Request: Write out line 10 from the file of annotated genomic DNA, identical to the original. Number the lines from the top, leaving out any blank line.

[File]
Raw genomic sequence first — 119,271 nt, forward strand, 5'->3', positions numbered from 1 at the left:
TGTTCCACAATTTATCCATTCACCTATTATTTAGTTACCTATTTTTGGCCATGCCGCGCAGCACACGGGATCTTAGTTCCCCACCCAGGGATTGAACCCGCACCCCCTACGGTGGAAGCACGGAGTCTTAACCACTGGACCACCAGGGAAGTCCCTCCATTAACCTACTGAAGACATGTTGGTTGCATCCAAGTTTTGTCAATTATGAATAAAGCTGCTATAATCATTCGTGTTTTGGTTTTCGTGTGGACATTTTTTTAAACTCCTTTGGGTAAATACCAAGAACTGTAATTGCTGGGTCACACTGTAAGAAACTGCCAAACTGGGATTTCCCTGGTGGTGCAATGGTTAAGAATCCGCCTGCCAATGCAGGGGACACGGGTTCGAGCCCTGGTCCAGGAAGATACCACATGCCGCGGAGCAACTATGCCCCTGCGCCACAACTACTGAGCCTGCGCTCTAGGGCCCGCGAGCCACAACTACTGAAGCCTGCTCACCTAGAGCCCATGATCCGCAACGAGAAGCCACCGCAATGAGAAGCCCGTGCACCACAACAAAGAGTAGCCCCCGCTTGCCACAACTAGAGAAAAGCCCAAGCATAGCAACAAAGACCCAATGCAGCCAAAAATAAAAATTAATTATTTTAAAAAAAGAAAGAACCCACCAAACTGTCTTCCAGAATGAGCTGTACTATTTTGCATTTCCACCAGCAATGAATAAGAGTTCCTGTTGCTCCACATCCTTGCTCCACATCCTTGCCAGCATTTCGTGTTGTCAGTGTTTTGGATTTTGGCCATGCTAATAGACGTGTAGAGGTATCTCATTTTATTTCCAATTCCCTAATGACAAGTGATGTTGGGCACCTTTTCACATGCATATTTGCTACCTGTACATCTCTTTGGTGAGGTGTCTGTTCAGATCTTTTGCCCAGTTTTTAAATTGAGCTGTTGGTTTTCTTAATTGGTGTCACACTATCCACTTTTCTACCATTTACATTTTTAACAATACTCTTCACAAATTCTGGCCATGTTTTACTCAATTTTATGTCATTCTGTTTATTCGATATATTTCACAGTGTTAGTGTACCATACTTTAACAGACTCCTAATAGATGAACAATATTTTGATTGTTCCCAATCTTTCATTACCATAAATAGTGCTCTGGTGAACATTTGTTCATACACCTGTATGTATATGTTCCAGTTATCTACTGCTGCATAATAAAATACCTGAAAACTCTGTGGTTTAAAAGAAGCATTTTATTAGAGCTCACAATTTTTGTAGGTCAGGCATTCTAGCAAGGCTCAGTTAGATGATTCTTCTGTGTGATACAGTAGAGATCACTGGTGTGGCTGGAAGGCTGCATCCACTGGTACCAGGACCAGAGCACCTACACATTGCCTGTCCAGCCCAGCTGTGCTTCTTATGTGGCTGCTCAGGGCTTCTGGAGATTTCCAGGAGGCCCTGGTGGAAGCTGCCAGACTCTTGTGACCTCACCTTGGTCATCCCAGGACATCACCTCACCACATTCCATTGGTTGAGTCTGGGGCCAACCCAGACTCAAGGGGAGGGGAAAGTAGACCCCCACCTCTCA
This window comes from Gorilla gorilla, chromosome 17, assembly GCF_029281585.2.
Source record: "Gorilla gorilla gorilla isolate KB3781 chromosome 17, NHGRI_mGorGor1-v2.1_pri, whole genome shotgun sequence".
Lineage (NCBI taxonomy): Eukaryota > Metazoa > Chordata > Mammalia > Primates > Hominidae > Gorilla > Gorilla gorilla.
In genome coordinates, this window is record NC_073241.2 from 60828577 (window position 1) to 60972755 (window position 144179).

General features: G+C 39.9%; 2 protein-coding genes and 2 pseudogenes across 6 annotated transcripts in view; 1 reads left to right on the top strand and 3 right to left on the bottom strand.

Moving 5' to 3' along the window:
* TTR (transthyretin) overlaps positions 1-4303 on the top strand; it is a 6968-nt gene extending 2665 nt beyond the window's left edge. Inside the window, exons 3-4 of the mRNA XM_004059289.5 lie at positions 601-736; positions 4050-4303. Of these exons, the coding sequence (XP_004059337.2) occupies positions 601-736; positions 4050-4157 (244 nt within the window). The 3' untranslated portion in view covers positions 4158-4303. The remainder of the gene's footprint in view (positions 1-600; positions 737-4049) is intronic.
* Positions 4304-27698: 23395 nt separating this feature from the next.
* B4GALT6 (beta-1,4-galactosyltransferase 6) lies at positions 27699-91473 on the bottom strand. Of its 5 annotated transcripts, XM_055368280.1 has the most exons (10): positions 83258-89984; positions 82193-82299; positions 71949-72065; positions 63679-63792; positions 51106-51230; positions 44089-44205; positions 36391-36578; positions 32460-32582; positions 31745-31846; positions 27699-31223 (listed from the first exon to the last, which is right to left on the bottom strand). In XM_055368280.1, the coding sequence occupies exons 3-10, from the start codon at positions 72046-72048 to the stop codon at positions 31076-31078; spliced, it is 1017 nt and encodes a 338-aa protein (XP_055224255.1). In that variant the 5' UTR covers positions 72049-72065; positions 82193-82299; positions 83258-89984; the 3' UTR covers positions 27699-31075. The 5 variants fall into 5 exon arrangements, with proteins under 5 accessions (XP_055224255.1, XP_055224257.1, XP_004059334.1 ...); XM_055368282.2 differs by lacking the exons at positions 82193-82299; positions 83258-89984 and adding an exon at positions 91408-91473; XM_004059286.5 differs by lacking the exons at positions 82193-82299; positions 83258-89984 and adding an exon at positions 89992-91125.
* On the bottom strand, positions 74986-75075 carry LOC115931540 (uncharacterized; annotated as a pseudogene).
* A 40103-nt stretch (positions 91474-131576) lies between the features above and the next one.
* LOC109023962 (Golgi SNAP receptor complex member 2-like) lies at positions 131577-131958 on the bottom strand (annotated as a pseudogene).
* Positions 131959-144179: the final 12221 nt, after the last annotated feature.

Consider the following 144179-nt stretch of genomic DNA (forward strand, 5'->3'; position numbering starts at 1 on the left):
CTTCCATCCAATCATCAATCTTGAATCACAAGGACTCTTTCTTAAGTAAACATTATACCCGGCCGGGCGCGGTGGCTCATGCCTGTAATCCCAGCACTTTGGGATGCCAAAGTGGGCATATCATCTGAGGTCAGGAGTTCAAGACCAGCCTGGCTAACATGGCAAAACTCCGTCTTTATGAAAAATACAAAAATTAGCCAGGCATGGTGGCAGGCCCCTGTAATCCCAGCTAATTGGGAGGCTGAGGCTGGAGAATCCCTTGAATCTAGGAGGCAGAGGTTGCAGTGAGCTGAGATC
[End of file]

* Positions 4304-27698: 23395 nt separating this feature from the next.